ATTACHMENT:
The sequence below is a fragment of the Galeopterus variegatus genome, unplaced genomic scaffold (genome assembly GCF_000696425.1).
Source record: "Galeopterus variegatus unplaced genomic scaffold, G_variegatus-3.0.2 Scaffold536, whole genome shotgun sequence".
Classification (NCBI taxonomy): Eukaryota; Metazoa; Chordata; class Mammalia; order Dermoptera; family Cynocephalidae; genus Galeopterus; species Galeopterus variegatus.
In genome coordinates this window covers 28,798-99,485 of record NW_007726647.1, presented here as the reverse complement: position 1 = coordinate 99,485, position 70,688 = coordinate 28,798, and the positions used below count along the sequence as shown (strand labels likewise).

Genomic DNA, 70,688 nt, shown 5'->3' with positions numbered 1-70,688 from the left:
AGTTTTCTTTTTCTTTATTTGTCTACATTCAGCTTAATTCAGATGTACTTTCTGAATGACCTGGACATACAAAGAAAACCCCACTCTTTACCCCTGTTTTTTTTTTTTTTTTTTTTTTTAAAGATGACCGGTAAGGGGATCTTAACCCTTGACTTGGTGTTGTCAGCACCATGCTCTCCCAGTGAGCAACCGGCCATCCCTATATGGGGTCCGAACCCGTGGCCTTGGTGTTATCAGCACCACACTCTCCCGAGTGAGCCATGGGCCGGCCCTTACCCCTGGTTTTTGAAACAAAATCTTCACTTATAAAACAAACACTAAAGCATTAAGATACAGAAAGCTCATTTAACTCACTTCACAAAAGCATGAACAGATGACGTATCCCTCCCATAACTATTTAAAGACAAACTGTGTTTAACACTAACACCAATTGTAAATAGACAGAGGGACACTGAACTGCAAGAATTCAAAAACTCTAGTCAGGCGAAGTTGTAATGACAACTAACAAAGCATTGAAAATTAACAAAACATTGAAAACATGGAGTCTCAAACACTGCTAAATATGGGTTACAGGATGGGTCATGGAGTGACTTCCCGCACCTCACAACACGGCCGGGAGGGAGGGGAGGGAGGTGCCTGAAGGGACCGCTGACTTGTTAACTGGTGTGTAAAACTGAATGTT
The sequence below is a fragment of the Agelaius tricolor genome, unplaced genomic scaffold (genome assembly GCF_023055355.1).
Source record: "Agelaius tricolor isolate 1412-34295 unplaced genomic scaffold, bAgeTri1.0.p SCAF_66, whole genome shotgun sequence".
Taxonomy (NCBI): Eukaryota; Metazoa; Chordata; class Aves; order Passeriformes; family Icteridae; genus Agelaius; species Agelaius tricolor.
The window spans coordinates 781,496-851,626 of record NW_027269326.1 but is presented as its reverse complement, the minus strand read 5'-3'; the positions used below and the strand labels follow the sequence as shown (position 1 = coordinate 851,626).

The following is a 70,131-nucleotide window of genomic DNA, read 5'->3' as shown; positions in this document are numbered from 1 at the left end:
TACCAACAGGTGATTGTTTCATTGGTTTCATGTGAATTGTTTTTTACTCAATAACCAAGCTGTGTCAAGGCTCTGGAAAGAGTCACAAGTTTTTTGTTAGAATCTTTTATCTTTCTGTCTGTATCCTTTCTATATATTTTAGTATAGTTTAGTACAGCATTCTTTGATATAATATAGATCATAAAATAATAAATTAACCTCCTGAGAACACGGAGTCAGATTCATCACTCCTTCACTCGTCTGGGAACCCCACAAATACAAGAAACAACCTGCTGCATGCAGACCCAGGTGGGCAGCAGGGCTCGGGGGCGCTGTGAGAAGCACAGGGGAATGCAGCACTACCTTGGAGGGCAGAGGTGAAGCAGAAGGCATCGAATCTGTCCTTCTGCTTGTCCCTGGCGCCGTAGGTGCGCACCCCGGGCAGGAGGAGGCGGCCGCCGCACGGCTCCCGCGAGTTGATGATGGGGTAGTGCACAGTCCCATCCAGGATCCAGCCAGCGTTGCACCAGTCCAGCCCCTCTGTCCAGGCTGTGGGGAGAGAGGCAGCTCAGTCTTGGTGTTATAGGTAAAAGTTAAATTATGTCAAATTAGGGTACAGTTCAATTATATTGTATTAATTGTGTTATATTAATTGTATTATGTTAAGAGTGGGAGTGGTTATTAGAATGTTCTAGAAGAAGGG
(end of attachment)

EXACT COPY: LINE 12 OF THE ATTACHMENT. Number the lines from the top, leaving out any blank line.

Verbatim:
TACCAACAGGTGATTGTTTCATTGGTTTCATGTGAATTGTTTTTTACTCAATAACCAAGCTGTGTCAAGGCTCTGGAAAGAGTCACAAGTTTTTTGTTAGAATCTTTTATCTTTCTGTCTGTATCCTTTCTATATATTTTAGTATAGTTTAGTACAGCATTCTTTGATATAATATAGATCATAAAATAATAAATTAACCTCCTGAGAACACGGAGTCAGATTCATCACTCCTTCACTCGTCTGGGAACCCCACAAATACAAGAAACAACCTGCTGCATGCAGACCCAGGTGGGCAGCAGGGCTCGGGGGCGCTGTGAGAAGCACAGGGGAATGCAGCACTACCTTGGAGGGCAGAGGTGAAGCAGAAGGCATCGAATCTGTCCTTCTGCTTGTCCCTGGCGCCGTAGGTGCGCACCCCGGGCAGGAGGAGGCGGCCGCCGCACGGCTCCCGCGAGTTGATGATGGGGTAGTGCACAGTCCCATCCAGGATCCAGCCAGCGTTGCACCAGTCCAGCCCCTCTGTCCAGGCTGTGGGGAGAGAGGCAGCTCAGTCTTGGTGTTATAGGTAAAAGTTAAATTATGTCAAATTAGGGTACAGTTCAATTATATTGTATTAATTGTGTTATATTAATTGTATTATGTTAAGAGTGGGAGTGGTTATTAGAATGTTCTAGAAGAAGGG